The easiest way to start homeschooling, in my opinion

I have received so many emails on how to get going homeschooling. So here is my best advice.

I have published the curriculum that I made for our daughter after extensive research elsewhere on this blog (look under the “Homeschooling” header for all of those posts). I use a lot of materials I have ordered and picked up all over the place and I create a lot of units that are specific to our daughter’s interests.

But you don’t have to do all that!

I have one of those “extra” (as the kids say these days) personalities and I am nuts about the idea of having a classical education. I like to find awesome things and tweak them to make them even more awesome. And sometimes I fail at accomplishing that. Sometimes I spend a lot of money on a resource and it turns out that it’s not as great as I thought it would be.

For people who are considering getting into homeschooling but don’t want to go totally overboard with it like I do, there are so, so many outstanding ready-to-go curricula out there. These are programs that have been planned out pre-K through 12th grade, with everything a parent needs to do typed out and put into planners. Some even have video lessons if you want those.

Among these, my favorite is Abeka, especially for elementary and middle school kids. Abeka has the strongest reading and math programs that I have seen anywhere. The reading selections are wonderful, too, with an emphasis on history and Christian values.

Those are the subjects that will make your life the easiest over the long run. Once your kid is a strong reader, most of their learning life becomes independent learning. Giving them a robust early start will also maximize the amount of dual enrollment college work they can do in future years. Here in Florida, dual enrollment is 100% free for homeschoolers, so your kid can pretty much get most their college work done with zero student loans, if that is what you want. The time and money invested in a solid curriculum in early years can translate to tens of thousands of dollars in value over time.

(Note: I am NOT being paid to promote Abeka here. I am only recommending them because I truly believe they are the best. I wish we had started with their programs when our daughter was pre-K age.)

You can buy an entire grade level as a kit from Abeka or pick and choose the subjects you want. I do the latter, as I do not use their science or religion packages. (I am not saying those packages are bad, per se, but our daughter is way into science so I buy all kinds of stuff for her on that subject, and I use a variety of religion and philosophy books for character-building exercises. I also try to teach her about other religious traditions, so she can develop a sense of respect for every person she encounters.)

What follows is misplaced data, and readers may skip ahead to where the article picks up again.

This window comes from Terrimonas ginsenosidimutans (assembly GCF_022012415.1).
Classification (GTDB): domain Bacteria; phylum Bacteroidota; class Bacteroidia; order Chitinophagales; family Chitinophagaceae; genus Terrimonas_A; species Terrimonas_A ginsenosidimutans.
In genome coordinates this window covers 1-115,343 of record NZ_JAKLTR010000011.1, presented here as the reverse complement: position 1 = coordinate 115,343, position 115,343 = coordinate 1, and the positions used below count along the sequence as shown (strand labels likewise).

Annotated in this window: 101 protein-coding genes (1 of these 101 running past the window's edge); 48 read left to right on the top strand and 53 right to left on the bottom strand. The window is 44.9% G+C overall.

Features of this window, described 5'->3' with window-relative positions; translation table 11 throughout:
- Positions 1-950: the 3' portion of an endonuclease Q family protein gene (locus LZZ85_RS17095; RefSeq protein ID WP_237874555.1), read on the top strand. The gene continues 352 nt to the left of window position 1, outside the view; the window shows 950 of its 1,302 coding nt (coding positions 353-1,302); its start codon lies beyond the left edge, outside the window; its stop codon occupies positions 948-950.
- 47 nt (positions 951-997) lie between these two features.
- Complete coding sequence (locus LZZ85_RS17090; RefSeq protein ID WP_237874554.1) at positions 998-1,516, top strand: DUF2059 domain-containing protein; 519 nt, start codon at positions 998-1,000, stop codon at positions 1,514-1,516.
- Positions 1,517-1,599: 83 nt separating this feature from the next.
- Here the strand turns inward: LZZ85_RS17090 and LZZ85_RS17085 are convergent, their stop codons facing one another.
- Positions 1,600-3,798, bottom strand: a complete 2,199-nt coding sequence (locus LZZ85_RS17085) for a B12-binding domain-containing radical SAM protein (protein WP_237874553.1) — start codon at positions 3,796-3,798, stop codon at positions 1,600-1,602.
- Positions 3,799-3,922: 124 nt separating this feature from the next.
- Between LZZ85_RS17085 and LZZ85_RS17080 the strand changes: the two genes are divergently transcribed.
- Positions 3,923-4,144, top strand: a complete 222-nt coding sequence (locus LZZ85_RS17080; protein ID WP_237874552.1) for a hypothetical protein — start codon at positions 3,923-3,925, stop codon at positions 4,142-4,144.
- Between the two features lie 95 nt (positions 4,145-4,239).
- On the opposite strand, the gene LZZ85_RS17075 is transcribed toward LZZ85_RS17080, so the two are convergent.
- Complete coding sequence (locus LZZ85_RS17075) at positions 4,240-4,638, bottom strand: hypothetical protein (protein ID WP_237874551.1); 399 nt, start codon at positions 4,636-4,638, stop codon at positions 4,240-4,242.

Another question I always get is “what does this cost?” Grade level kits will usually run you from a few hundred to a thousand dollars. That’s for the entire year. Abeka provides materials for most of the private, Christian schools around the country, which charge more than that for a month of tuition. Their homeschooling materials are a serious value.

For families that cannot afford to spend that much, I would recommend calling Abeka directly to learn about scholarship programs. Many homeschooling publishers offer scholarship programs for needy families.

If you check out Abeka and it’s not for you, I would refer you to the Rainbow Resource Center catalog. This is the most extensive collection of both religious and secular homeschooling resources that I have ever seen. I would also recommend signing up for their Christmas catalog, which is AMAZING. It has a lot of interesting toys that you will not find anywhere else, including a lot of nostalgic and educational items.

I would also recommend checking out Ambleside Online, which is a FREE homeschool curriculum based on Charlotte Mason’s philosophy of education. (Charlotte Mason is one of my heroes.) And Classical Conversations. And Cindy Lange’s Integritas Academy.

If your child is in high school and plans to go to college, it will pay to understand the prerequisites their desired college has. This is an excellent post from another blogger on Preparing Homeschooled Kids for College, including advice on creating a transcript that stands out to admissions officers. (The author has been an admissions officer, so she really knows her stuff here. Homeschoolers have a tremendous advantage in this respect, to have something more interesting than “Honors Biology” as a subject. Admissions officers will see tens of thousands of applications that say the same exact thing.)

It is also a great idea, especially if you are committed to homeschooling for a while, to join the Home School Legal Defense Association (HSLDA). HSLDA serves two main purposes: (1) they will defend you in court if anyone challenges your right to homeschool your children, and (2) they are a Washington DC law firm that promotes and defends school choice legislation clear across the country. The monthly fee to be entitled to their services is negligible. It also enables you to call their legal staff at any time with any questions you may have in filling out paperwork, etc. for your state. HSLDA also provides grants for homeschooling materials.

That is my final piece of advice on homeschooling, which is know your laws! States have wildly different requirements for homeschooling families. Some require you to submit a letter saying you are taking control of your kid’s education and then they forget you exist. Some require annual evaluations or standardized tests. Some require you to keep a daily log of what you are teaching and the materials you use. That might sound onerous, but it isn’t. If you use a program like Abeka, all of the record-keeping is pretty much done for you – just copy or scan the pages of the planner they send you, done. Here is a resource with the basic laws by state.